"Humanity," in this context, concerns the ability to vary modes of ecological adaptation, to institutionalize these variations, and to reproduce them. Above all, producing varied adaptations to environments is a group event. No human being adapts "by himself." The modalities of the adaptation, that is, its pattern or "structure," become imperative to the members of the group only as a secondary step: we adapt to our group after our group has adapted to its environment. The fundamental questions concern the way a group pattern gets established, institutionalized, and then reproduced through individual members who are not, strictly speaking, "the group" and are not directly "wired in" with each other. Whether this adaptation comes to generate the personal psychological constitution of each member should be considered still another question.
As has been recognized from Dewey to Geertz, the institutionalization and reproduction of variable adaptations constitute a problem of "communication" or, in modern jargon, "semiotics" or "dialogue." What has not been so readily recognized is that communication or semiosis depends on patterns of signification (the recognition that a message is "meaningful," that its behavioral base "makes a difference" and has consequences) that are institutionalized by sociological processes. It is tautological to say that members of a group "share" a communication structure. They do so by the simple fact that they are in political relation to the group whatever their psychological (or cognitive) makeup.6 What makes a message a message is a response, any response. It is not the "meaning" "given" to the message by the speaker (or hearer).
Our problem is that questions about the structure of communication systems ("culture") and questions about the cultural constitution of persons ("personality") have been confused by most of those interested in human variability. When we look at the most immediate philosophical roots of American cultural anthropology, the movement toward psychological concerns is easy to understand, for such concerns have always been dominant in the pragmatist writings that, directly or not, shaped the anthropological tradition. Paradoxically, perhaps, it was all the more difficult for these concerns not to dominate, since in the statements of philosophers like Dewey, Mead, or Royce the emphasis was precisely on the sociocultural constitution of the personality. That such questions are very "American" does not make them less important.7 The problem for anthropology is that these questions made it lose sight of the previous question, that of the constitution of culture itself. 8
The question this book addresses, then, is not "Americans" in their psychological plurality. It is America itself, the environment that may transform some human beings intoAmericans. Unless we adopt a radically mechanistic and deterministic stance, we must expect to find that most people who live "in terms of America" (rather than "in" it, since it is not a physical entity) are not "American." But we blind ourselves to the very humanity of our condition if we refuse to consider that individual lives are constrained. "America" is a gloss for a particular patterning or structure. It is not an object, nor is it a population.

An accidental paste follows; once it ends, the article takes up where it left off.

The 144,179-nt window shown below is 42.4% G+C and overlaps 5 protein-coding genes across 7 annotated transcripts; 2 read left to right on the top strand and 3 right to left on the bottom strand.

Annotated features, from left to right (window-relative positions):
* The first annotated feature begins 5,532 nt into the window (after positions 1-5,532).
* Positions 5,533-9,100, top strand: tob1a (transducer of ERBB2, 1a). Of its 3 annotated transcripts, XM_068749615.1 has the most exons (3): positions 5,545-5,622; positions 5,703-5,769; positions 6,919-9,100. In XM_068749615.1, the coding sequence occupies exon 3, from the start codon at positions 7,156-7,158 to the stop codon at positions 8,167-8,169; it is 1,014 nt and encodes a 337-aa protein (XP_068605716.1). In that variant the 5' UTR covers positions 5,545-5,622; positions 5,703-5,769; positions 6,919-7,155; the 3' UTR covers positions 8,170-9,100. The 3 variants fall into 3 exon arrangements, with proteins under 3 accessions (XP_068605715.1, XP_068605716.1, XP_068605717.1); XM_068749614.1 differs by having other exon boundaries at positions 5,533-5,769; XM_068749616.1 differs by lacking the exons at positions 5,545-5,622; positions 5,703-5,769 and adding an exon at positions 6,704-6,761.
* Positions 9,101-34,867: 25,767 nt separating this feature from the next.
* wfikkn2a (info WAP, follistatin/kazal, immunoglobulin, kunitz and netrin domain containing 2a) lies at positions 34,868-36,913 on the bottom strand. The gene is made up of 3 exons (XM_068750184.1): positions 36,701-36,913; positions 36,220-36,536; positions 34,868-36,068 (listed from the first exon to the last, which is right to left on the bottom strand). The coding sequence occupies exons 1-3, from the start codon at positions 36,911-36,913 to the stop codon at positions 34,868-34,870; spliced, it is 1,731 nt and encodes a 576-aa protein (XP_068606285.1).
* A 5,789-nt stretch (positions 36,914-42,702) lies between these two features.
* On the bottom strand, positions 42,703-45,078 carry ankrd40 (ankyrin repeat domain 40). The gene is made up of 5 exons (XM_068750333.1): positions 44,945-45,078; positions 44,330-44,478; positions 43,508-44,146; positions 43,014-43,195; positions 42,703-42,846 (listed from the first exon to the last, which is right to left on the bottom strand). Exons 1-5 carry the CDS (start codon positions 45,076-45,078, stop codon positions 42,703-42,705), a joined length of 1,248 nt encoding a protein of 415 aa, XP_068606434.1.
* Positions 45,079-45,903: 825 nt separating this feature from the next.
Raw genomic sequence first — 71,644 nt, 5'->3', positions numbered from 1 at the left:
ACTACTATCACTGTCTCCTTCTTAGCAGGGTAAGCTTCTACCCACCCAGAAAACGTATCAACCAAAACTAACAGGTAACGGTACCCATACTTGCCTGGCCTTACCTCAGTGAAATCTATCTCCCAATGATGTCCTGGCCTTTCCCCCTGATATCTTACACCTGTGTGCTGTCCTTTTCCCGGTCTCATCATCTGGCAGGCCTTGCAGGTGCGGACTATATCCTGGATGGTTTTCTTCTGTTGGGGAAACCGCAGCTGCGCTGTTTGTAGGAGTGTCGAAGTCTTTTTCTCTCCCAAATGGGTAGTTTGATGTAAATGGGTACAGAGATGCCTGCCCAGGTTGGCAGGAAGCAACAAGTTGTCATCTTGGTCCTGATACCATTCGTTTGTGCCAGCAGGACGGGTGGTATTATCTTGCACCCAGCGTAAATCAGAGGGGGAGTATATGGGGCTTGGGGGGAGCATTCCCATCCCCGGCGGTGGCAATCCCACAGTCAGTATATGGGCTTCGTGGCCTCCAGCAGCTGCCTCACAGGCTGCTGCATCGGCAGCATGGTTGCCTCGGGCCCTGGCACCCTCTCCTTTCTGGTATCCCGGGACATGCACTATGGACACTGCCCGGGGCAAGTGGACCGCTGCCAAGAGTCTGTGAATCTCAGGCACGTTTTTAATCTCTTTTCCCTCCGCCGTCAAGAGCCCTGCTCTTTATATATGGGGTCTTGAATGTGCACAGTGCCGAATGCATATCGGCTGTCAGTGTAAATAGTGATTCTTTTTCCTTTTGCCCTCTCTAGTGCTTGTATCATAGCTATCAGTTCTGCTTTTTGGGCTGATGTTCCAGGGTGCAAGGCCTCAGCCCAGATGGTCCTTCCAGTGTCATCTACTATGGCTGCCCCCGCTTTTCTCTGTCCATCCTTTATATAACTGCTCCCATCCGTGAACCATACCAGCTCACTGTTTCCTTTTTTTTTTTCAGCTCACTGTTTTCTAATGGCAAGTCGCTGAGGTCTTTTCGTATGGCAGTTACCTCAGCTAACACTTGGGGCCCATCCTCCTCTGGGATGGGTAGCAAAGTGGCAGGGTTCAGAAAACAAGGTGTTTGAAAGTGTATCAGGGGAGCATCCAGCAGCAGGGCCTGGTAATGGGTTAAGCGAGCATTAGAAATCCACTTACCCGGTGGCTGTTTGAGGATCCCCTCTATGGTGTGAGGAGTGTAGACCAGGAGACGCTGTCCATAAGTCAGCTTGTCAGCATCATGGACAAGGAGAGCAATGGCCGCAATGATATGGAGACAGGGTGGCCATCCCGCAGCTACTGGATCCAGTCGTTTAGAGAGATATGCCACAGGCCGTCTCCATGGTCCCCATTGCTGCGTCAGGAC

The Integration of America
When Ruth Benedict talked about cultural patterns, she also talked about "integration." When her students and critics thought about integration, it was to make the concept a hypothesis about psychological sameness. This is not the place to argue whether Benedict "meant" to do this. But since the demise of the "culture and personality" school in the late forties, any claim to have described a pattern, or structure, in a holistic, integrated fashion has been greeted with the routine criticism that such an approach "cannot handle diversity" and that it assumes a "homogeneous" population. In fact, there are no grounds for expecting any population to be homogeneous in the traditional sense.
I would now like to move from criticizing the dominant ways of studying culture to presenting the position I consider useful. I will approach the issue of structural integration first formally and then from a point of view that preserves temporality and process.
The Structure of Culture
In formal terms, the concept of structure as used here has nothing to do with the simple repetition of a single trait. A structure is, as Piaget and Bateson said repeatedly, a system of transformations (Piaget, 1968) that operates because of internal differentiations (Bateson 1972, 317-18). Adapted to a theory of culture, such statements imply that we must expect internal differentiation, differences that make a difference, to be the very condition for the integration of a culture. A description of America must point out the significant differences that are the product of cultural structuring. To give a cultural account of America is to highlight the ways bureaucracy is not family, for example, machines are not men, Italians are not Jews, being ethnic is problematic with regard to being American.